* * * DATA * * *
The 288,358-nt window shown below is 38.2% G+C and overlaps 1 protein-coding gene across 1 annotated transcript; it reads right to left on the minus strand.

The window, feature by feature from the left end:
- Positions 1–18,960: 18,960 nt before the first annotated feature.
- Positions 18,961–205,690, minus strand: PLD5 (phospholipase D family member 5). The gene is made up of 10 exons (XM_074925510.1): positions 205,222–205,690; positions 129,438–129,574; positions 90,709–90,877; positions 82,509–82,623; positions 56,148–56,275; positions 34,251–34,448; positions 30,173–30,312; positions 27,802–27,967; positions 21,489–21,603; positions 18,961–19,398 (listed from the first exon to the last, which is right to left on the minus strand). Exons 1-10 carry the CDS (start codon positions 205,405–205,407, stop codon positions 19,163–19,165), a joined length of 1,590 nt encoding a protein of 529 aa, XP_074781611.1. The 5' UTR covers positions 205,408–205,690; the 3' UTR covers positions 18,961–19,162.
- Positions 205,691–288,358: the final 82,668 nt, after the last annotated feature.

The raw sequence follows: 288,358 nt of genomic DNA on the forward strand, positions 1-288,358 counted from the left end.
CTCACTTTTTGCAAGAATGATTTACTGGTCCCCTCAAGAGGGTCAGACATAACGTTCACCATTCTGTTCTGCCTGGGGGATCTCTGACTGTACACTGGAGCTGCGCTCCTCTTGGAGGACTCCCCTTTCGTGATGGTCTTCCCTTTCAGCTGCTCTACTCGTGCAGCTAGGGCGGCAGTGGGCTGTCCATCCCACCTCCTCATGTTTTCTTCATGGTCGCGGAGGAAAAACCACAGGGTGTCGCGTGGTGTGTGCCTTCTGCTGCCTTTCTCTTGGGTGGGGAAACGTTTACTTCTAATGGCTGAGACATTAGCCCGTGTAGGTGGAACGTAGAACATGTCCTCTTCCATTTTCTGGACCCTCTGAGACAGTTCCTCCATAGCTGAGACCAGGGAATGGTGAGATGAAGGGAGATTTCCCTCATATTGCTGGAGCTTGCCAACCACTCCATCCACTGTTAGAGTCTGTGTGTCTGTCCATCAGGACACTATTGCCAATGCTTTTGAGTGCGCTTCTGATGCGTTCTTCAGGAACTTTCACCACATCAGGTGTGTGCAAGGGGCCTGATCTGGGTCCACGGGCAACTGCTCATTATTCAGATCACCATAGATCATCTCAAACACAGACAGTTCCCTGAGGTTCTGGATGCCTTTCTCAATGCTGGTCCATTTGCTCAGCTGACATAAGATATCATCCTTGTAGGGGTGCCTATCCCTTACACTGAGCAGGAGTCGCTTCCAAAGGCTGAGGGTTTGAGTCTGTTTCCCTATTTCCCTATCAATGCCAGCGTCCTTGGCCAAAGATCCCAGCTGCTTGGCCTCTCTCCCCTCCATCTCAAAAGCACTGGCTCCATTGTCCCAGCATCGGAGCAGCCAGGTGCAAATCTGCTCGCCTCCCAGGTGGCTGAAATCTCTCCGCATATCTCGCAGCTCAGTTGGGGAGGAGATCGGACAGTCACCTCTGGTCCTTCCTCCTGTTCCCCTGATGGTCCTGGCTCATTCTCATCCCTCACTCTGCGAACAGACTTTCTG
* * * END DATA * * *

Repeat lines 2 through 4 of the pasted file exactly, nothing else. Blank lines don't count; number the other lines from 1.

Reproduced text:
The window, feature by feature from the left end:
- Positions 1–18,960: 18,960 nt before the first annotated feature.
- Positions 18,961–205,690, minus strand: PLD5 (phospholipase D family member 5). The gene is made up of 10 exons (XM_074925510.1): positions 205,222–205,690; positions 129,438–129,574; positions 90,709–90,877; positions 82,509–82,623; positions 56,148–56,275; positions 34,251–34,448; positions 30,173–30,312; positions 27,802–27,967; positions 21,489–21,603; positions 18,961–19,398 (listed from the first exon to the last, which is right to left on the minus strand). Exons 1-10 carry the CDS (start codon positions 205,405–205,407, stop codon positions 19,163–19,165), a joined length of 1,590 nt encoding a protein of 529 aa, XP_074781611.1. The 5' UTR covers positions 205,408–205,690; the 3' UTR covers positions 18,961–19,162.